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Spokane, Washington  Est. May 19, 1883

Batt Signs Law To Ban Dog Racing Simulcast Races To Continue At Post Falls Track

Idaho became the fourth state in the nation to ban dog racing as Gov. Phil Batt signed a ban into law Monday.

Washington is poised to become the fifth. Legislation banning dog racing in that state is awaiting action by Gov. Mike Lowry.

But Washington never has sanctioned dog racing. The issue is more emotional for Idaho because the state specifically made dog racing legal in 1988 to allow the Greyhound Park at Post Falls to go into business.

“Dog racing seems to be on the decline throughout the nation. I think it’s a good thing for Idaho to close this chapter in its history,” Batt said after signing the bill.

The Post Falls track closed in December, citing millions of dollars of debt. It had been the target of years of protests over treatment of racing greyhounds.

Idaho’s legislation includes a special clause to allow the Post Falls track to continue taking bets on simulcasts of dog races for three more years and on horse races indefinitely. Simulcasts are live broadcasts of races run elsewhere.

Greyhound advocates who surrounded Batt for the signing said they wish the bill would ban simulcasts of dog races right away. But, said advocate Virginia McKean, “it’s a big, big start.”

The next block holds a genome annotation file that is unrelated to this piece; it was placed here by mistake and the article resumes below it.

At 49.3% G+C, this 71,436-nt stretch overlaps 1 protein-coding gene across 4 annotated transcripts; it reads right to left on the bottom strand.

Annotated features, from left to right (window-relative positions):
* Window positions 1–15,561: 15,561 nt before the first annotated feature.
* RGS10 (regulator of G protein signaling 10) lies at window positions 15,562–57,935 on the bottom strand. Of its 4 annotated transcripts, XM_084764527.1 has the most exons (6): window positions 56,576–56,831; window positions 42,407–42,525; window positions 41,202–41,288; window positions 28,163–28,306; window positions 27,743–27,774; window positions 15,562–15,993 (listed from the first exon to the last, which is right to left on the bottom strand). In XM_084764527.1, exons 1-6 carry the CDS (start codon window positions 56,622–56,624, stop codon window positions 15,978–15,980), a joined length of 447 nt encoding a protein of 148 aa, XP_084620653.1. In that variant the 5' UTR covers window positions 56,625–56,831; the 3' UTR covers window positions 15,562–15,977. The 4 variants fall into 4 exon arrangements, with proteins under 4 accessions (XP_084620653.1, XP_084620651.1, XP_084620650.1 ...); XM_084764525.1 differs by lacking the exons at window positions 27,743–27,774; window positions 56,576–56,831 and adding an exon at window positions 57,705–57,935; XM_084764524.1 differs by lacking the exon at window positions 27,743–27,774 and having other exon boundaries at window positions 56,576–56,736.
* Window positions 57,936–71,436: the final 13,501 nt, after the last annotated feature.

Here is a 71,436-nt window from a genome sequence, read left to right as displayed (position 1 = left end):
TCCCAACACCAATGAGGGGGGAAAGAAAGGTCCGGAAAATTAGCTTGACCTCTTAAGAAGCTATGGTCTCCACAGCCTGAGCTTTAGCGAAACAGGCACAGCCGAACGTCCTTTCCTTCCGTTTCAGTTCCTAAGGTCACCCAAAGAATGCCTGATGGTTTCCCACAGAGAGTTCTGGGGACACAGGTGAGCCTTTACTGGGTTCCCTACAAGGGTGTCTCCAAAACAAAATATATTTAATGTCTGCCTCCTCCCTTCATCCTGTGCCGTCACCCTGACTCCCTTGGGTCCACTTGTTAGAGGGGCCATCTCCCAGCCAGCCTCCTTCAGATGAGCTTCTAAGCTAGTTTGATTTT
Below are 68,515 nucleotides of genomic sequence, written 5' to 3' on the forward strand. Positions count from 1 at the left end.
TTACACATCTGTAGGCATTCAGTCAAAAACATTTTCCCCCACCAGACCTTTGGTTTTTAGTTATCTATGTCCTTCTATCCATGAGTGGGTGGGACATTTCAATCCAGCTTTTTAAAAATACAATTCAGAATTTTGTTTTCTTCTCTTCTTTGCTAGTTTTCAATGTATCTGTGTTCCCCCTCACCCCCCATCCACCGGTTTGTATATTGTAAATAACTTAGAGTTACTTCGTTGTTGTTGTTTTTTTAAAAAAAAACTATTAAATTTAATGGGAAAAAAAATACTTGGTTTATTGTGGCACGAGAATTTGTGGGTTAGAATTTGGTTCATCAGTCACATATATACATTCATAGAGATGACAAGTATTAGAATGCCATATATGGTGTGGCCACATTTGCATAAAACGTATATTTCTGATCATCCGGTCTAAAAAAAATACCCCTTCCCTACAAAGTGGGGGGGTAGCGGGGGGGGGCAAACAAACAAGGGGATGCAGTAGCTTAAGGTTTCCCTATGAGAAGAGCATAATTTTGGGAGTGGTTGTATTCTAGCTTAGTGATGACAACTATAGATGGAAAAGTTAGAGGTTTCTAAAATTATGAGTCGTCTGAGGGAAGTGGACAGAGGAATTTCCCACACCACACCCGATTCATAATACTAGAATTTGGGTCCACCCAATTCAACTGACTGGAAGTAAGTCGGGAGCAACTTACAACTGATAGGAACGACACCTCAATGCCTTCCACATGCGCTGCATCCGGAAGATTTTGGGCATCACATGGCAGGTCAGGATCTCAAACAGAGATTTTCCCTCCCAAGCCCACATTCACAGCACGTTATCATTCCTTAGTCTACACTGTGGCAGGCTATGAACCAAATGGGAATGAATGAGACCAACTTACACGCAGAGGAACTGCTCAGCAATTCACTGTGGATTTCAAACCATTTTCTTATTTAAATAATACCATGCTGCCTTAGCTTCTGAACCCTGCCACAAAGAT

Batt said Boise’s Les Bois Park made a “good faith contract” to run simulcasting at the North Idaho facility for three years and it is appropriate for the bill to recognize that.

“There’s a large economic investment there,” Batt said, “several people working there. I didn’t think we needed to decrease the scope of it (gambling) there, but we did not enlarge it.”

The bill also bans training of dogs for racing.

Four leashed greyhounds stood by for the bill-signing, and posed for pictures afterward. Batt brought in his own dog, Sniffer, a poodle-Schnauzer mix, and set it on his lap while he signed the bill.

Asked why, he said, “Because he’s the first dog of Idaho.”

Batt said he and his wife, Jacque, are fond of dogs, and Jacque Batt sometimes does volunteer work for pet havens.

Batt opposed greyhound racing when Idaho first legalized it, and he hasn’t changed his mind since. “Dog racing depends upon selecting a few highly competitive dogs out of a large group,” he said. “Those that can’t compete are doomed to either be adopted or destroyed.

“It hardly seems worth it to me to go through that process of breeding and killing the ones that can’t compete, just to have the sport. It’s not a good thing to do.”

McKean, who founded Greyhound Rescue of Idaho and also works with Greyhound Pets Inc. to find former racing dogs adoptive homes, said, “This is a big day for us and for the state of Idaho.”

“I think dog racing is despicable,” she said. “I have seen firsthand the abuse.”

Since the Post Falls track closed, more than 400 of its former racing dogs have been adopted.

, DataTimes